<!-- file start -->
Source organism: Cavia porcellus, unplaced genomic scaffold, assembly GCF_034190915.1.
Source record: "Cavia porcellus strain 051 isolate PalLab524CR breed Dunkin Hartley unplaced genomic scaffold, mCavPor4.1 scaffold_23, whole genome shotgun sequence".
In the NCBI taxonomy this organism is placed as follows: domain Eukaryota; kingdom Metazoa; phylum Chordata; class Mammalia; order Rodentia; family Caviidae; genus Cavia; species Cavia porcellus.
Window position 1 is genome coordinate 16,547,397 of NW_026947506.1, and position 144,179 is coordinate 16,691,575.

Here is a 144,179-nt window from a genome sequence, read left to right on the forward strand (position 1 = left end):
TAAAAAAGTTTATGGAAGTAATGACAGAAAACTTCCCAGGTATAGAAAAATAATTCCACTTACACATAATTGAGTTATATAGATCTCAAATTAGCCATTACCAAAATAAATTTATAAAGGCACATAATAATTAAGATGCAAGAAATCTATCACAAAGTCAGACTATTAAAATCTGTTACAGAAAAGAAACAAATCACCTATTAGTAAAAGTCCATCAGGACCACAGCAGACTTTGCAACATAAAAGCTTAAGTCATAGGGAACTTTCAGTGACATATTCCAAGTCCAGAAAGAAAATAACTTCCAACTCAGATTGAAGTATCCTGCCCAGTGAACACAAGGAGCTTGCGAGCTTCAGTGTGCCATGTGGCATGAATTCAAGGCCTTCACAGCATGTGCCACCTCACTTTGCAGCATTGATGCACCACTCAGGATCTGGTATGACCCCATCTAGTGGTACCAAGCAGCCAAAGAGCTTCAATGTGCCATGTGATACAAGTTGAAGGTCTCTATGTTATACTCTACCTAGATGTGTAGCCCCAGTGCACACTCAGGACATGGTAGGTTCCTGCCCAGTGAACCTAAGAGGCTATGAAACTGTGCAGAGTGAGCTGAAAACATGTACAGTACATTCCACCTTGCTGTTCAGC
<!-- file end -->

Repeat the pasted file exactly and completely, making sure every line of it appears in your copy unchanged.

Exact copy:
Source organism: Cavia porcellus, unplaced genomic scaffold, assembly GCF_034190915.1.
Source record: "Cavia porcellus strain 051 isolate PalLab524CR breed Dunkin Hartley unplaced genomic scaffold, mCavPor4.1 scaffold_23, whole genome shotgun sequence".
In the NCBI taxonomy this organism is placed as follows: domain Eukaryota; kingdom Metazoa; phylum Chordata; class Mammalia; order Rodentia; family Caviidae; genus Cavia; species Cavia porcellus.
Window position 1 is genome coordinate 16,547,397 of NW_026947506.1, and position 144,179 is coordinate 16,691,575.

Here is a 144,179-nt window from a genome sequence, read left to right on the forward strand (position 1 = left end):
TAAAAAAGTTTATGGAAGTAATGACAGAAAACTTCCCAGGTATAGAAAAATAATTCCACTTACACATAATTGAGTTATATAGATCTCAAATTAGCCATTACCAAAATAAATTTATAAAGGCACATAATAATTAAGATGCAAGAAATCTATCACAAAGTCAGACTATTAAAATCTGTTACAGAAAAGAAACAAATCACCTATTAGTAAAAGTCCATCAGGACCACAGCAGACTTTGCAACATAAAAGCTTAAGTCATAGGGAACTTTCAGTGACATATTCCAAGTCCAGAAAGAAAATAACTTCCAACTCAGATTGAAGTATCCTGCCCAGTGAACACAAGGAGCTTGCGAGCTTCAGTGTGCCATGTGGCATGAATTCAAGGCCTTCACAGCATGTGCCACCTCACTTTGCAGCATTGATGCACCACTCAGGATCTGGTATGACCCCATCTAGTGGTACCAAGCAGCCAAAGAGCTTCAATGTGCCATGTGATACAAGTTGAAGGTCTCTATGTTATACTCTACCTAGATGTGTAGCCCCAGTGCACACTCAGGACATGGTAGGTTCCTGCCCAGTGAACCTAAGAGGCTATGAAACTGTGCAGAGTGAGCTGAAAACATGTACAGTACATTCCACCTTGCTGTTCAGC